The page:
Exposed & Exhausted Part 1
Ok so this might sound weird – but do you ever feel that your nerve endings are kind of raw? That the edges of your body are always tense? That your mind feels like it’s in a vice, and it’s always racing? Do you feel jittery, untethered, or unable to ‘ground’ yourself? Are you always rushing from one thing to the next, stressing about meal-prepping and getting enough exercise, and just trying to keep up? Do you struggle to get to sleep, have panic attacks, or find yourself binge shopping or binge eating to get relief? Perhaps you even feel like you wish you could just leave this life and go to heaven where you can rest and stop worrying about the future. These feelings are surprisingly common among today’s women. And I would suggest that these are symptoms of a common problem facing many women in the church today – stress and anxiety with no place to feel safe.
It’s pretty obvious that millennials push themselves way too far. Although we have more opportunities, more money, more technological support and in some cases less responsibilities than previous generations, there is no doubt that we are also under a crazy amount of stress. This is bad enough when you have a wonderful husband at home who is a shoulder to cry on, or who will at least pay some bills so you can sleep at night, but it’s absolutely terrible when you go home to an empty apartment or share-house, where no one really knows what’s going on for you – or even cares.
There’s a basic psychological construct called ‘containment’ that we all need. It’s basically the idea that when you are out of control, what you need is a safe space to ground yourself and to be able to regulate your emotions. (Or in layman’s terms, you need a hug.) When you see little kids throwing tantrums, or teenagers pushing the boundaries, what is needed is a strong person to hold them (physically and/or metaphorically) and to communicate to them ‘I am here. I’m not moving. You can push against me and I won’t fall down. You can express your emotion here and get it out of your system. You are safe here with me.’ Is there a person in your life who is this strong, safe space for you? We all need one. And technically, this person should be your dad.
Now I know this might sound archaic, patriarchal or anti-feminist. But the links are obvious, and research consistently shows the importance of stable parenting in a child’s life. Mums obviously have an incredibly vital role, but let’s just talk about dads for now. For a daughter, her dad initially represents all men. She sees him as a type of hero, a noble leader and a willing provider. He is her protector and her guide. Now when a woman leaves the ‘covering’ of her dad, for example she moves out of home and becomes independent, she is exposed to the world. She becomes ‘uncovered’. And this is when both her vulnerabilities and her powers become apparent to her. There is one simple reason for this: biology.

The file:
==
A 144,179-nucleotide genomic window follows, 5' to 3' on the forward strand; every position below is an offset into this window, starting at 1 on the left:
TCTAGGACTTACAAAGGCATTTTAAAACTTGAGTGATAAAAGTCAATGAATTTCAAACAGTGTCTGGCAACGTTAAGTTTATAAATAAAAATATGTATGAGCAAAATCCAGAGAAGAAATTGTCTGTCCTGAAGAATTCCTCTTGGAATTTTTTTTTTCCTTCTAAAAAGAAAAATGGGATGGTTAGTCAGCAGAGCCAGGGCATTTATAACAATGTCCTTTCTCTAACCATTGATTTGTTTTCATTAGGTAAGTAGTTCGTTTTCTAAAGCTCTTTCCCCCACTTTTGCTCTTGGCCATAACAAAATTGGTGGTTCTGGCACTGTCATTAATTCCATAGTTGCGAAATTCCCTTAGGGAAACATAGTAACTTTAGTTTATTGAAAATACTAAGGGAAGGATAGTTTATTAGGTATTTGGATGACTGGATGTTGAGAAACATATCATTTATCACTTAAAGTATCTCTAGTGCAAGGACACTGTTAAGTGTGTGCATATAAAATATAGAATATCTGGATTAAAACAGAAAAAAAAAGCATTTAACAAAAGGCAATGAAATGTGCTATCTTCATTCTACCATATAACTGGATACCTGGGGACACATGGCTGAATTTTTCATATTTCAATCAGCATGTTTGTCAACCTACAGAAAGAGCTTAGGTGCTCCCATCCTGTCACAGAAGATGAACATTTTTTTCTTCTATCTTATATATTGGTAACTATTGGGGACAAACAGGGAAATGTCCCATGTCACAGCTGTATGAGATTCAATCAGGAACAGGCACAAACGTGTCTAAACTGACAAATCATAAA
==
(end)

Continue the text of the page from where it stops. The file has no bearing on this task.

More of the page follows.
I’d have to write a thesis to explain how this all works, but let’s just cover some basics. Don’t hate me for saying this, but the truth is that a woman without the covering of a good man is highly vulnerable. She is completely unprotected from the various advances of random men, everywhere, anywhere, and all the time. She is physically weaker than men (about 50% less brute strength, on average), she is sexually desired and pursued by men, simply because she is a woman, and she is vulnerable to pregnancy and sexually transmitted infections. And yes, she is also more susceptible to the oppressive patriarchy, which does exist in some environments. She is exposed to the elements.
Back in the day, women who came out from under the covering of their father for whatever reason would usually then move straight under the covering of a chaperone. The chaperone was an older, wiser person who was responsible and obligated to the woman’s family to protect her from the dangers of the world (including her own foolishness). These days, we have dismissed the idea of a formal chaperone as old-fashioned, thinking ‘I can look after myself!’ (Can you, though?) And because women are getting married later and later, I’ve noticed that a dad will kind of opt out of the fatherly role as a woman moves into her mid-20’s. I mean, he’s not going to tell his 30 year old daughter that she can’t go to the movies with her male work colleague. So she is essentially alone. But she is exposed, and she can feel it.
Why do you think single women in the workplace form alliances with the most powerful men in the office? (Or at least the most powerful man whose loyalties they can win.) It’s so they have someone to stand up for them in the lunchroom banter, the staff meetings, and the competition for promotions. And have you ever noticed how the boss’s daughter at work, or the pastor’s daughter at church, seem to get special treatment all the time? It’s interesting that whenever you have an important male in your life, who is seen and known by the community, that you are given a little more dignity, respect and care. At least, this is what I experienced. And this used to really bug me. I thought, Why can’t I just be enough in my own right? Why can’t I be treated properly simply because I’m a human being? Why does being single mean I’m on my own? But no matter what changes in society, biology doesn’t change. A woman alone is uncovered and unsafe. Can you relate to this?